In the clubhouse after Paxton's first defeat since April 25, it was too soon to come to any definitive conclusions about the situation.
What was known was this: trailing the game, 4-1, Paxton threw a 2-0 fastball to Brandon Moss and "felt a twinge" in the finger. He threw another and later said he couldn't finish the pitch and it went high for the third ball. He began wiggling his hand, knowing something was wrong, and was visited by athletic trainer Rob Nodine and then pulled from the game.
"I'm not sure exactly what's going on with it, but hopefully we'll have more information tomorrow," Paxton said. "Right now it feels fine. I have good movement in it. It's a little bit sore to the touch, so I'm not sure exactly what's going on."
If Paxton misses any significant amount of time, it will be tough to swallow, particularly with starter Hisashi Iwakuma already on the disabled list and most likely still weeks away from returning from a lat strain and a setback during rehab. Prior to Thursday, in which Paxton ended up giving up four runs (three earned) on eight hits in 4 2/3 innings, he had won three consecutive decisions and given up a total of six earned runs over his last five starts, which spanned a total of 34 innings.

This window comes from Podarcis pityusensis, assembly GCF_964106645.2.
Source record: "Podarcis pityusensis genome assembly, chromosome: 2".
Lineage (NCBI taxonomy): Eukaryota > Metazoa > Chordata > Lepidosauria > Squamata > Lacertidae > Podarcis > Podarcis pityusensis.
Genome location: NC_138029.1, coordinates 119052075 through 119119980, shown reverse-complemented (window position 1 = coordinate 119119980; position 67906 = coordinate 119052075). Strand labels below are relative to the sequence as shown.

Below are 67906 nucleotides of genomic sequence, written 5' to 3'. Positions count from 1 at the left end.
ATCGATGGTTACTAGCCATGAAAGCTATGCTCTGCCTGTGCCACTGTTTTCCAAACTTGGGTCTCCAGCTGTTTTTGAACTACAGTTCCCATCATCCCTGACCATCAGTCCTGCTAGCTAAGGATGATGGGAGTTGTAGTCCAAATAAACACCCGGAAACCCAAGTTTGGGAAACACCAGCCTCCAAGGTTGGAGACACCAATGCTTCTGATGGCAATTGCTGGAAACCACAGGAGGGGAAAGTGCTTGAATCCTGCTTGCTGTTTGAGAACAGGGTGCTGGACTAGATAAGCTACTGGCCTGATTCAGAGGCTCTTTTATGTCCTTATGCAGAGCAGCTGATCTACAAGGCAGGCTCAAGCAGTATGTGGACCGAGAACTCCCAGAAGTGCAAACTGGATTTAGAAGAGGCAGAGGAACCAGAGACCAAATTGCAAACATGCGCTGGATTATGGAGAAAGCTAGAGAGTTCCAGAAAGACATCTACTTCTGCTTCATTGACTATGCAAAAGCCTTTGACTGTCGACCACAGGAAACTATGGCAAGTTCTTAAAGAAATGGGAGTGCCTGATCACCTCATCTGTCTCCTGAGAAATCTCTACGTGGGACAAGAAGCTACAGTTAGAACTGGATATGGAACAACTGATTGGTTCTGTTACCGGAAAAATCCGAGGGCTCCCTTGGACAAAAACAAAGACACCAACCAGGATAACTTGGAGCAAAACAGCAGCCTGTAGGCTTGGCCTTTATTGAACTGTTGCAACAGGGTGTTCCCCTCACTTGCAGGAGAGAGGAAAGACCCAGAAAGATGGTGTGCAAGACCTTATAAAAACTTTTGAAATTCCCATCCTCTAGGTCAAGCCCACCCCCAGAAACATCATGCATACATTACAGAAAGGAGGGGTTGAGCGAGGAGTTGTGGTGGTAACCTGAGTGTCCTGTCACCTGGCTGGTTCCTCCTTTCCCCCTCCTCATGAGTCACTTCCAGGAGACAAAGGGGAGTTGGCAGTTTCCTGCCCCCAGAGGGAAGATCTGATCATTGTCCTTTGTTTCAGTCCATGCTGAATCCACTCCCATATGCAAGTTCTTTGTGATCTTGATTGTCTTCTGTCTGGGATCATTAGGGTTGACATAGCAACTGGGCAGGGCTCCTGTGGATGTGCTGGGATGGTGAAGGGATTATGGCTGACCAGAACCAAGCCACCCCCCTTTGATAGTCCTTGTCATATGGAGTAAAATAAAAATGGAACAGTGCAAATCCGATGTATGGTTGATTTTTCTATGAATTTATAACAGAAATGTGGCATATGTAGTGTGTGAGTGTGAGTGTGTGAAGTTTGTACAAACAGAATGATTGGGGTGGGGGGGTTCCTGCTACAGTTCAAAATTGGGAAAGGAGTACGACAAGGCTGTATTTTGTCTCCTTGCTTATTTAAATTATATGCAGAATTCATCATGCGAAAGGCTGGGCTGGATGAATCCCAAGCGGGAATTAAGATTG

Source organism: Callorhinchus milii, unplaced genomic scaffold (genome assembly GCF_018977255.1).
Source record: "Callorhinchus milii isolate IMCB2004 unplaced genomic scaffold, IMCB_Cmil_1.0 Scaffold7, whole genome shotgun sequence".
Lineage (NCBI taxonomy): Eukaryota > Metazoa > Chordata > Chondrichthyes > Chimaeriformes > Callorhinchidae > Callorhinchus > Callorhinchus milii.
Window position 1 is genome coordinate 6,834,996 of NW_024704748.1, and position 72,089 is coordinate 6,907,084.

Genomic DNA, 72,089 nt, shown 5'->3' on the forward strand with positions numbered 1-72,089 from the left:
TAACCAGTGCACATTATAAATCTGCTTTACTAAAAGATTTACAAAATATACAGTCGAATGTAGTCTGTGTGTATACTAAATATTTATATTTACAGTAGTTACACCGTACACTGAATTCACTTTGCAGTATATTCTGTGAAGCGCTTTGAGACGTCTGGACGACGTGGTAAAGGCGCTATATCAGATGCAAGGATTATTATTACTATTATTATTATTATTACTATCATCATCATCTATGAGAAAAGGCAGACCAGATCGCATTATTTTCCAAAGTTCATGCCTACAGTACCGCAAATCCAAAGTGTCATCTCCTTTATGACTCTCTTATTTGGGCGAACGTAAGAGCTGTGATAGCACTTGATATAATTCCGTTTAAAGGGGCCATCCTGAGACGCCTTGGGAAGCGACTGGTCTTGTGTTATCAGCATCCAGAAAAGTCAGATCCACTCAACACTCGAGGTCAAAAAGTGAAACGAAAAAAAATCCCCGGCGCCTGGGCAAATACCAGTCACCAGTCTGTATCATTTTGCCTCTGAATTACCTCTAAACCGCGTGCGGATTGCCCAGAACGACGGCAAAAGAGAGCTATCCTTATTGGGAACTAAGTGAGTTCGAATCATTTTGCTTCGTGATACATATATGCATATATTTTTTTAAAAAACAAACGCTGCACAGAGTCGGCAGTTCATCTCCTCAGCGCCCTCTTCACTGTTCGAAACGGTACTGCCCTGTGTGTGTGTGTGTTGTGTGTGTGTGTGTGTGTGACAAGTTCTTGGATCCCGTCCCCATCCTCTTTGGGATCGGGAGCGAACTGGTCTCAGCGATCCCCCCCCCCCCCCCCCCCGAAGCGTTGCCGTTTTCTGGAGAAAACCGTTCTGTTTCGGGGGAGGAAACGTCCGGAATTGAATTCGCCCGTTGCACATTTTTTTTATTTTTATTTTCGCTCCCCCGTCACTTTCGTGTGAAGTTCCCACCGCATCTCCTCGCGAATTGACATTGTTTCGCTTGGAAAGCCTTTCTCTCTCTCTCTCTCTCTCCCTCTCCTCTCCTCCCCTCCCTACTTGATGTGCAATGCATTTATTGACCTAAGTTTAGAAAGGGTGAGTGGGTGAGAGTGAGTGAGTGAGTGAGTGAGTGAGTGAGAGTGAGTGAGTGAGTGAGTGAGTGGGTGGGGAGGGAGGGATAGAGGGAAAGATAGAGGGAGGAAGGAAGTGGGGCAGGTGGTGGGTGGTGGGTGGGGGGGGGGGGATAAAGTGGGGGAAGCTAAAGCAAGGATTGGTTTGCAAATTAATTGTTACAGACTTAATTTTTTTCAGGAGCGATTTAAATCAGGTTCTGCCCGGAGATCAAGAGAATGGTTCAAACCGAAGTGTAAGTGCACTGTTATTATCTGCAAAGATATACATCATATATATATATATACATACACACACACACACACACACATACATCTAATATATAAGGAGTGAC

He wasn't even hit that hard on Thursday, either. The Indians' pivotal inning, the fourth, included an infield single off the bat of Jose Ramirez that Paxton couldn't quite get control of and a walk to Michael Bourn to load the bases. That led to a Jason Kipnis RBI single and a soft grounder by Mike Aviles that shortstop Chris Taylor charged and couldn't field, allowing another run to score. Taylor was given an error on the play, and the next batter, Michael Brantley, drove in the third run of the frame with a groundout to first.
"That's part of baseball," Mariners manager Lloyd McClendon said. "The play that hurt us was probably the walk to Bourn. Other than that I thought he threw the ball pretty good."
Paxton agreed, adding, "I think I made pretty good pitches there and they just put it where we weren't."
Now the Mariners will wait and see what the team's medical staff has to say.
"Obviously I'm not happy about it, but I'm staying positive and I don't think it's going to be anything too big, hopefully," Paxton said. "We'll find out tomorrow. Right now it has pretty good movement and it already feels better than it did an hour ago. Hopefully by tomorrow it'll feel much better."